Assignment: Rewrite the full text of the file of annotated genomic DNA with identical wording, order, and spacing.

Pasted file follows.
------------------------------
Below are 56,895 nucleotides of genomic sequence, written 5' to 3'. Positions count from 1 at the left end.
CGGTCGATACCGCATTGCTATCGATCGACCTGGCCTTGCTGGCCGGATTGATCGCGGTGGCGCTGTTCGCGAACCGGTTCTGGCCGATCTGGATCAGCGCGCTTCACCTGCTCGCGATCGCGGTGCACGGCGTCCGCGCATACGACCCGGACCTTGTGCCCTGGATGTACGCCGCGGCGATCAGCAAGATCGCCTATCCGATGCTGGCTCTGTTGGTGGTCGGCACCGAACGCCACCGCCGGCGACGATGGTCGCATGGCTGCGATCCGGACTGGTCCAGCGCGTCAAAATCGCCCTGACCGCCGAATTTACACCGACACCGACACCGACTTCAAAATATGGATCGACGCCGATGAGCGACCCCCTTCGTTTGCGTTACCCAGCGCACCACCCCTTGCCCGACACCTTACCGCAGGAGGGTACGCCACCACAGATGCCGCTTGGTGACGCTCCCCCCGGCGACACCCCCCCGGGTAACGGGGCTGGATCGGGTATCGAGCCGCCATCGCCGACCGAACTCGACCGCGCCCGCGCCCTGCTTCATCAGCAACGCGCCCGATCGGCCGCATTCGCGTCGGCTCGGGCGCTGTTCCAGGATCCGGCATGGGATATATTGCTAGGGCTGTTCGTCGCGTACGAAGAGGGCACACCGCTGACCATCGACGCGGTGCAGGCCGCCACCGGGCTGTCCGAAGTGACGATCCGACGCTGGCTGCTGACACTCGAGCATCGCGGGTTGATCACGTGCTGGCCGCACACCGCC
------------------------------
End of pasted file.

Below are 56,895 nucleotides of genomic sequence, written 5' to 3'. Positions count from 1 at the left end.
CGGTCGATACCGCATTGCTATCGATCGACCTGGCCTTGCTGGCCGGATTGATCGCGGTGGCGCTGTTCGCGAACCGGTTCTGGCCGATCTGGATCAGCGCGCTTCACCTGCTCGCGATCGCGGTGCACGGCGTCCGCGCATACGACCCGGACCTTGTGCCCTGGATGTACGCCGCGGCGATCAGCAAGATCGCCTATCCGATGCTGGCTCTGTTGGTGGTCGGCACCGAACGCCACCGCCGGCGACGATGGTCGCATGGCTGCGATCCGGACTGGTCCAGCGCGTCAAAATCGCCCTGACCGCCGAATTTACACCGACACCGACACCGACTTCAAAATATGGATCGACGCCGATGAGCGACCCCCTTCGTTTGCGTTACCCAGCGCACCACCCCTTGCCCGACACCTTACCGCAGGAGGGTACGCCACCACAGATGCCGCTTGGTGACGCTCCCCCCGGCGACACCCCCCCGGGTAACGGGGCTGGATCGGGTATCGAGCCGCCATCGCCGACCGAACTCGACCGCGCCCGCGCCCTGCTTCATCAGCAACGCGCCCGATCGGCCGCATTCGCGTCGGCTCGGGCGCTGTTCCAGGATCCGGCATGGGATATATTGCTAGGGCTGTTCGTCGCGTACGAAGAGGGCACACCGCTGACCATCGACGCGGTGCAGGCCGCCACCGGGCTGTCCGAAGTGACGATCCGACGCTGGCTGCTGACACTCGAGCATCGCGGGTTGATCACGTGCTGGCCGCACACCGCC